Posted by: Adam Kay | January 15, 2012

Reflections on culture and ecology in Costa Rica – by Leah Ruhland and Evan Nolander

Reflections on culture and ecology in Costa Rica – by Leah Ruhland and Evan Nolander

Most of our course – Introduction to Field Ecology – in Costa Rica focuses on ecology research projects at various locations across the country. However, on our first day in the capital city, San Jose, we ask students to visit a cultural site and to write about how this aspect of Costa Rican culture has affected or is affected by the natural world. We had many great submissions, but we picked two exceptional posts for the blog. Here they are:

A visit to the Gold Museum – by Leah Ruhland

            While in San José, I walked with a group of my fellow students, along the street called Colón, to the Pre-Columbian Gold Museum. While at the museum, I learned a lot about how the presence and use of gold shaped the history of Costa Rica and the culture of its people. I was able to learn about how the trajectory of gold mastery and usage affected the relationship between the nature of the country and the lifestyle of the indigenous people.

The indigenous people of Costa Rica saw gold as a precious item that was to be used for rituals and ceremonies. One specific ceremony in which the use of gold was highlighted was in funerals. One funeral rite known as “ceremonial killing” was a key part of the burial process. In this ritual, an item of gold, stone, or ceramic was intentionally broken or pierced. This was done to completely disfigure the object being used and symbolized the disfigurement of the deceased on earth since they were no longer existing in the same physical form. Gold was incorporated into the trade practices of the natives with other villages to purchase a variety of needed goods such as food, clothing, wood, and pottery.

Artifacts at the Gold Museum in San Jose

The abundance of nature all around the indigenous peoples in Costa Rica made it natural for them to pull this inspiration into their gold creations. The diversity of natural features allowed for the ability to create many different diverse designs, many of which were dependent on the local area in which the person was living. An example of this is of the people who lived on the coasts drew inspiration from marine life and animals such as frogs and fish. All the natives incorporated a lot of natural features such as mammals, plants, people, insects, birds, amphibians, and other organisms into their designs. Another aspect unique to the Costa Rican culture was their tendency to integrate human and animal features in their final gold designs. The creation of disks, diadems, and pendants were also popular designs that were made.

In 1502, the Spaniards reached the Caribbean coast of Costa Rica. The exchange of Old World objects and native gold pieces occurred between the Costa Rican people and these new arrivals. These trades would change the future of the native people who had lived there for thousands of years. The further conquest of the Costa Rican land shattered the lifestyles both politically and socially of the indigenous people permanently. Because of this colonization, the artisan traditions that had made progress over the many years of development were no longer needed to produce the gold objects for the purposes of before and the gold craftsmanship of these people ended up dying out.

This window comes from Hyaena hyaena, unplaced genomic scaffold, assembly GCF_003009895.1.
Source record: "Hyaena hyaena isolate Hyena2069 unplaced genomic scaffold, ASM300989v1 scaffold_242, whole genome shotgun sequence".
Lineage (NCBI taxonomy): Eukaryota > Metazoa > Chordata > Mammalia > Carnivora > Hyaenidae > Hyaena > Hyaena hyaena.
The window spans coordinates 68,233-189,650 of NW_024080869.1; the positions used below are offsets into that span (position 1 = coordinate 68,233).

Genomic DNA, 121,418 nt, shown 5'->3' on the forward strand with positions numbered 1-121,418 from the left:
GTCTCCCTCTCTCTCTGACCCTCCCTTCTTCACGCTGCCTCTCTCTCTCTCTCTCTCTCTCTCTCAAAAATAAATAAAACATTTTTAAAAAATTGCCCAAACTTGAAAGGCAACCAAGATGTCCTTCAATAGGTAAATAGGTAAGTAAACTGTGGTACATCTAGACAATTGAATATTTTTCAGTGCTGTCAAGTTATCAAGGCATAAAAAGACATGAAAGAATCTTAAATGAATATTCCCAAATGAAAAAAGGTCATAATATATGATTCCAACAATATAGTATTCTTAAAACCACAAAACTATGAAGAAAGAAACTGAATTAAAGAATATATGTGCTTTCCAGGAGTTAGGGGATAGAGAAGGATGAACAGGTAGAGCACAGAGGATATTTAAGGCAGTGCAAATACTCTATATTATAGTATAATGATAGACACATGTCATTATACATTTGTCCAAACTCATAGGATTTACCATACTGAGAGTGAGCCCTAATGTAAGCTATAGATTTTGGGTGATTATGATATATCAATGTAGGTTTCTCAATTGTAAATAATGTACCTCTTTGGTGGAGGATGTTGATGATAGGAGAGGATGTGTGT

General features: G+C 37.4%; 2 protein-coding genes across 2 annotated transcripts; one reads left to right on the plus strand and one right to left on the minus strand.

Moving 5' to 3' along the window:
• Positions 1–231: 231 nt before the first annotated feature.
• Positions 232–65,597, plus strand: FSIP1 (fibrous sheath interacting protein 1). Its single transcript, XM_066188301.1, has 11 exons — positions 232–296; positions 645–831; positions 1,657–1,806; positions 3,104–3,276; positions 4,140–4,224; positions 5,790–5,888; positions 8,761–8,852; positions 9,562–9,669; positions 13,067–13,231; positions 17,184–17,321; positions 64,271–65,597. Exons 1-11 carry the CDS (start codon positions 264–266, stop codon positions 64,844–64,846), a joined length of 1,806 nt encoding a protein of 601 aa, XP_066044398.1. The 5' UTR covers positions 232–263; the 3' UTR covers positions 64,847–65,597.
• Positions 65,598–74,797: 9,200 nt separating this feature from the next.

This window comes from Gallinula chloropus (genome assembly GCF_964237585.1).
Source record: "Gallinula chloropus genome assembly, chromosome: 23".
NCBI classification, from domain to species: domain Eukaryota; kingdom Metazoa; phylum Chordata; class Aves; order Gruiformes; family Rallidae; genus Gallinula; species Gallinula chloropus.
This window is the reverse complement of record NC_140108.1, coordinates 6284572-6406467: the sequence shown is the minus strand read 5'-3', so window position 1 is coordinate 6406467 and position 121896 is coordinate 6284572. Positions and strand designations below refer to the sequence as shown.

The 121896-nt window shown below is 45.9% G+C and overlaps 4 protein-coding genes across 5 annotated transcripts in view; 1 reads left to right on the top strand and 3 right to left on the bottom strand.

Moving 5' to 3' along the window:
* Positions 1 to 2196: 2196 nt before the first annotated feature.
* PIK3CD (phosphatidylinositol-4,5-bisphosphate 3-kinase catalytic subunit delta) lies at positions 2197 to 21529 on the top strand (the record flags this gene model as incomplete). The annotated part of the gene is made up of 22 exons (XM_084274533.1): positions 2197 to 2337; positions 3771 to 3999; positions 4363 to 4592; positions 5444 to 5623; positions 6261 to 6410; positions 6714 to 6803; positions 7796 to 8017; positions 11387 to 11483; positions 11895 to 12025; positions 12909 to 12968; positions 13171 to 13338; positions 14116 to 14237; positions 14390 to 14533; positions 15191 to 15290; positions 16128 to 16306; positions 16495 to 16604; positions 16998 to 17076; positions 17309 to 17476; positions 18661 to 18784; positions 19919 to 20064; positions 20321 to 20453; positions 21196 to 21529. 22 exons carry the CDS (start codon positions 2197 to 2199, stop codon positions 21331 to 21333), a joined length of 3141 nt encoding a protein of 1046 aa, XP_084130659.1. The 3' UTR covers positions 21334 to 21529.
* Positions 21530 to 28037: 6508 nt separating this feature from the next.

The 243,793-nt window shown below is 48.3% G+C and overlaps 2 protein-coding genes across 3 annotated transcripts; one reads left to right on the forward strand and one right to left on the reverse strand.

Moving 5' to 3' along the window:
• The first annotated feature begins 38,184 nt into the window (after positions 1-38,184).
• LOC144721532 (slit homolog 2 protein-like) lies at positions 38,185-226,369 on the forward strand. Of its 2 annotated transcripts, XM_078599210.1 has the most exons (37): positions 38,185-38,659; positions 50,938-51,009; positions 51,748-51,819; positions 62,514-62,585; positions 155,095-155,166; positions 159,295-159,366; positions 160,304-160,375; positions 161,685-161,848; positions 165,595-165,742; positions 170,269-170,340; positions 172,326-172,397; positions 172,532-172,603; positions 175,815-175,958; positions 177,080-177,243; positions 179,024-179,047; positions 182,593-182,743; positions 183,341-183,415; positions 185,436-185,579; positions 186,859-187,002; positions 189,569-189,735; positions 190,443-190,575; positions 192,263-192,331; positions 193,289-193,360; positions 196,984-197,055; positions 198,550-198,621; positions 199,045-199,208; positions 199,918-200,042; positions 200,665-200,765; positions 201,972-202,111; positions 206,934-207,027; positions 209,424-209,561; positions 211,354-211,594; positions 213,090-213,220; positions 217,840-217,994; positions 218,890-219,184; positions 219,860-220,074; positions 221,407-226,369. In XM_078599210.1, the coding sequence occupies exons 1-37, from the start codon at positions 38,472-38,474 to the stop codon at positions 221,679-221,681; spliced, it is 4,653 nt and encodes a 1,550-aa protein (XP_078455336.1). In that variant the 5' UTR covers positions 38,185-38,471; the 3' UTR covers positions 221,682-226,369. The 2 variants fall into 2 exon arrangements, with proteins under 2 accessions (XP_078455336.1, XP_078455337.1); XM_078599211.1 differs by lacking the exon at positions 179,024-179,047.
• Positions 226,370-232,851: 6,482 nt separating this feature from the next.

The main technique used to extract gold by both the native and the Spanish conquerors were set up in a similar manner. In order to extract gold from the beds and banks of rivers, a terrace was built to be used. Sand that was stirred from the river bottom comes to rest at this terrace. The current of the water is used to separate the lighter materials from those that are heavier, like gold, which are deposited at the bottom. Then this material was washed in a large, porous tray with circular movements until the desired gold product began to appear. This technique is still effective for small-scale extraction today. Some clearing of forests and land area is required to set up these systems. In the future, gold mines would be set up, and excavating on a large scale would cause the tearing down of large areas in order to collect larger reserves of gold for profit.

The natural world of Costa Rica influenced the way the native people viewed and used gold in many different ways. One main connection that the natives had with nature was in how the objects they depicted in gold were of natural items that they experienced in their daily lives and found inspirational. They saw nature as a gift to be protected and admired and showed these feelings in honoring nature in their gold creations. The natives of Costa Rica understood that the earth provided them with all the necessities in their lives. They respected this relationship by using their resources sparingly and only when needed. This included how they viewed and used gold since they didn’t believe that it should be exploited or used in excess.

Importantly, the arrival of the Spanish in the 1500’s had a significant impact on the natural world in Costa Rica. Spaniards changed the original use of gold and other resources that they saw to be valuable when they arrived and conquered indigenous people in this area. They exploited gold as a commodity that needed to be used exclusively for profit. If gold, or any other objects that were valuable, were not collected in as large of quantities as possible, then they considered these objects to be going to waste. They cleared out many different areas and trees to build terraces to be used for small-scale extractions in search of gold to be sold in Europe for profit.

Exploitation of the natural world by humans has been around since the beginning of time. With the continued movement towards modernization in our world, the human population is constantly acting in ways that hurt and destroy our environment without a second thought. Thankfully, research is revealing evidence that we cannot continue acting in such selfish ways if we wish to continue to survive. Continued awareness and movements towards a more eco-friendly way of life are still necessary, however, if we hope to have any chance in saving the world in which we live.